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Litigation News

Fall 2022, Vol. 48, No. 1

Can You Have Your Cookies and Eat (or Delete) Them, Too?

John McNichols


  • Cookies, originally a small text file for short-term transaction tracking on websites, now have the capability to enable long-term tracking of users' browsing activity, raising concerns about privacy.
  • European law requires informed consent before storing non-essential cookies on users' devices, and similar legislation is being contemplated in the United States, such as the Do Not Track Act.
  • Some businesses have voluntarily discontinued the use of cookies, leading to the exploration of alternative tracking technologies like fingerprinting that rely on users' inherent digital characteristics.
Can You Have Your Cookies and Eat (or Delete) Them, Too?
MmeEmil via Getty Images

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Until recently, a “cookie” was just a popular baked treat commonly consumed with milk. Since the dawn of the internet, however, the term has taken on a different meaning, namely that of a small text file that is automatically stored on a user’s web browser when viewing a particular website.

Although initially intended as a means to track transaction-specific information for short periods—such as the items in an online shopping cart—there is nothing inherent in the technology that limits a cookie to mere transitory use. Cookies can remain on a user’s computer for weeks or months and, in doing so, can enable the long-term tracking of the user’s internet browsing activity. This capability is of great commercial value to advertisers, but the fact that advertisers might be able to determine all the websites that one has visited in the previous month—or even the previous year—has drawn attention from certain regulators and lawmakers.

European law now requires that all websites targeting users in European Union (EU) countries must gain “informed consent” before storing “non-essential” cookies on a user’s device. Although there is presently no federal law in the United States analogous to the EU’s General Data Protection Regulation (GDPR), contemplated legislation—such as the pending Do Not Track Act of 2019—would similarly limit the abilities of businesses to track consumer behavior through the use of cookies. Regardless of the legislation, some private businesses have already discontinued using cookies on a voluntary basis, raising the question of whether additional legislation—let alone legislation at the federal level—is needed.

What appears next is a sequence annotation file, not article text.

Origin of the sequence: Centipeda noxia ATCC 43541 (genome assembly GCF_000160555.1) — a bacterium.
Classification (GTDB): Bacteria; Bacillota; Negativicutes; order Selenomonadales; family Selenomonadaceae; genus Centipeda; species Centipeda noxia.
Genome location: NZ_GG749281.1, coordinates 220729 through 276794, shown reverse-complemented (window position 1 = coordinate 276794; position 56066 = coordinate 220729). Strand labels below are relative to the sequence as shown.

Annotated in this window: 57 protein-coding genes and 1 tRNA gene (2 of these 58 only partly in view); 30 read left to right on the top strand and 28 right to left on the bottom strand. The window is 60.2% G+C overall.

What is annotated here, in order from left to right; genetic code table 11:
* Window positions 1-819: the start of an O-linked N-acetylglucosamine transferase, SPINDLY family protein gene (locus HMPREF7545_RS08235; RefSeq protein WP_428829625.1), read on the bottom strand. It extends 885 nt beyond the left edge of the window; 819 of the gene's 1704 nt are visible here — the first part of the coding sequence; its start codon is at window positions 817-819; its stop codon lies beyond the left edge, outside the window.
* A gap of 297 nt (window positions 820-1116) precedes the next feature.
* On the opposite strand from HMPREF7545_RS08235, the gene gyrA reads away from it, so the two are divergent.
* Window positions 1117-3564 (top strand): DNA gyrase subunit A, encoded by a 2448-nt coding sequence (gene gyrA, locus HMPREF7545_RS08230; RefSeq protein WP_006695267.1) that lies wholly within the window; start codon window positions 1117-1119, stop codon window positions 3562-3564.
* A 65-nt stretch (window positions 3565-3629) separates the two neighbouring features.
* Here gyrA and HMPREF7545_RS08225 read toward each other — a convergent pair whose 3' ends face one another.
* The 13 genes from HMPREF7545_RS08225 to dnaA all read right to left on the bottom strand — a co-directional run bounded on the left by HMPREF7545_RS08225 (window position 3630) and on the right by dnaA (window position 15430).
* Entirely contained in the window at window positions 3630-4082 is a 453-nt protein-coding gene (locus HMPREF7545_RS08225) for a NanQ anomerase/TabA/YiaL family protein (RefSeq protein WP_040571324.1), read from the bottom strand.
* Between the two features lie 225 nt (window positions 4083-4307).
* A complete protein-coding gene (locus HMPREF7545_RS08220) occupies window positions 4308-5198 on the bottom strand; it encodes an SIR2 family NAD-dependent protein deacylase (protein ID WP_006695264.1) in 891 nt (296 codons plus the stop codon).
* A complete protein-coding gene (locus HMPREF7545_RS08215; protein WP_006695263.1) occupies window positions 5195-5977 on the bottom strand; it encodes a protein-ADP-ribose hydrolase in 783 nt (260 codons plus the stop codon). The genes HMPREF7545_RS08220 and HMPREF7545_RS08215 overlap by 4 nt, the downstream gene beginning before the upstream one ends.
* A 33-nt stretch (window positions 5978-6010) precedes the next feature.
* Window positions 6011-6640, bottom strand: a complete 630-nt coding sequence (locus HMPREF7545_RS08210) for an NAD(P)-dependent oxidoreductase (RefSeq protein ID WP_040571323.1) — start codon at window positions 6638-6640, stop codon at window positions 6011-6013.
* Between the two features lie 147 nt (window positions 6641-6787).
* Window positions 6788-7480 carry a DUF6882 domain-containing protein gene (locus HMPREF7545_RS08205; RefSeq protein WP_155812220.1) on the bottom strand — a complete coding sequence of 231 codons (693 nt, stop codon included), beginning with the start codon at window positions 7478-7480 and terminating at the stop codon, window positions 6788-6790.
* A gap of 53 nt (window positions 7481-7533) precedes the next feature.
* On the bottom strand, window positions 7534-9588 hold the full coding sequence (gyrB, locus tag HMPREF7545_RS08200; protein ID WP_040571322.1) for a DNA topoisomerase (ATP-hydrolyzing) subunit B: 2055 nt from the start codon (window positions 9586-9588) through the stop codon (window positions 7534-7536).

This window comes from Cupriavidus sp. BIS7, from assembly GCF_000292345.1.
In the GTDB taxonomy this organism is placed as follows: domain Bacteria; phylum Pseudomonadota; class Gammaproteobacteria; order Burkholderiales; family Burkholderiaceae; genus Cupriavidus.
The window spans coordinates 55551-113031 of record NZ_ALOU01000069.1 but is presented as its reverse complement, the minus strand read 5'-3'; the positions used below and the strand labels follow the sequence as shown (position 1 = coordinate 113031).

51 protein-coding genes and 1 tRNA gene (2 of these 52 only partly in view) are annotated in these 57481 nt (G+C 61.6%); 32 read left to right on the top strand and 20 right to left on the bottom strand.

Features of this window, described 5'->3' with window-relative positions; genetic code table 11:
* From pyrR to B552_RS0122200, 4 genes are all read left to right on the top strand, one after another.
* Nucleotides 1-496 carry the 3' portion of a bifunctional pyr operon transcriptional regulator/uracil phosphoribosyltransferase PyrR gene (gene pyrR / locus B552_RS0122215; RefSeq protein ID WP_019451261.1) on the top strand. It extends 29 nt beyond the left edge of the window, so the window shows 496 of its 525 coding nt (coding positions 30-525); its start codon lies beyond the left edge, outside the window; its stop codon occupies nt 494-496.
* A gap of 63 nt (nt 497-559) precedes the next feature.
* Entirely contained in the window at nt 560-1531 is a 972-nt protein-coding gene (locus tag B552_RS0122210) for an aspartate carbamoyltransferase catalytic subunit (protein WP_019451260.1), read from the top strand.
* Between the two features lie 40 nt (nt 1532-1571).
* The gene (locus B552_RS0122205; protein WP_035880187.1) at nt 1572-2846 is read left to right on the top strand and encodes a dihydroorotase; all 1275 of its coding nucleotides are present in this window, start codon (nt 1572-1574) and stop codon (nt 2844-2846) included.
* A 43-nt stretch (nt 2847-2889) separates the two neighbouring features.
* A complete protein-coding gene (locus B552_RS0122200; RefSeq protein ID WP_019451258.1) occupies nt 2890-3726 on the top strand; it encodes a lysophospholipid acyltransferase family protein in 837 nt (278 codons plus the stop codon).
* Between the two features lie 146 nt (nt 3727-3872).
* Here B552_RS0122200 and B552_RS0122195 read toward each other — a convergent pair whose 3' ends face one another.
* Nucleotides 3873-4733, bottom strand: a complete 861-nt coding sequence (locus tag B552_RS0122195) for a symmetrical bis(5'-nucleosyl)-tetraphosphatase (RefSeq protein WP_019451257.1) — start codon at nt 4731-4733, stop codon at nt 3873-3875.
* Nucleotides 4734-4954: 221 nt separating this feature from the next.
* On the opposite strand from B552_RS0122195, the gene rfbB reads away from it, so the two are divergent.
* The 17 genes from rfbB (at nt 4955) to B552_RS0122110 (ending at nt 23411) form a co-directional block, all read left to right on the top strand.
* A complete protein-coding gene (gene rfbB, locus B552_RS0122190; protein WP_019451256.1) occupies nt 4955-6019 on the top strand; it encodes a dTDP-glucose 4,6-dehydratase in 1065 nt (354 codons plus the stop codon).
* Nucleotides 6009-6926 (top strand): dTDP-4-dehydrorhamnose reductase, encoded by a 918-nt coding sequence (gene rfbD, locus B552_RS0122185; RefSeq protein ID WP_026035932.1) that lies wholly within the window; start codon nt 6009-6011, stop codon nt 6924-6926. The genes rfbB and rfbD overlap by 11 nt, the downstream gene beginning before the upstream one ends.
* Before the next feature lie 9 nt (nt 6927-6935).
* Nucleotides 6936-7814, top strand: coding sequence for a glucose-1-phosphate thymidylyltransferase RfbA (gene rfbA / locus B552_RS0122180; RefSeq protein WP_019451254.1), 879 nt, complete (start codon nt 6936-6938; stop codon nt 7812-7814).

How Do Cookies Work?

In the early days of the internet, web designers were faced with the problem of needing to preserve transaction information from one internet screen to the next in order to save users the trouble of reentering the information with each new click. Cookies emerged as a solution to this problem, with designers preferring to store such “stateful” information on the user’s device rather than on the website’s server, thereby conserving data storage space for the website. The term “cookie” is an homage to the fortune cookie of restaurant fame, based on the similar concept of a small item discretely containing a private message.

Although the possibility of using user-embedded information as a means to assess user interests and behavior was immediately apparent, the fact that cookies were actually used to do so was largely unknown to the public for several years. That changed in the late 1990s when the Federal Trade Commission (FTC) noted the prevalence of cookies in public workshops held in 1996 and 1997 and in its report to Congress in June 1998.

As the FTC noted, not all cookies were intended to enhance the user’s experience of the website being visited. Some cookies, in fact, did not even belong to that website at all. Such cookies were not “first party,” but rather “third party,” in that they had been placed on the user’s browser by a domain other than the one of interest to the user. In most instances, the third party was a professional advertiser, and its cookies were intended to enable the advertiser to identify the user as the same person—or, at least, the same IP address—if he or she later visited a different website that also happened to contain the advertiser’s code. If repeated often enough, serial identifications would enable the advertiser to assess the user’s interests and enable the delivery of advertising tailored to the user’s interests.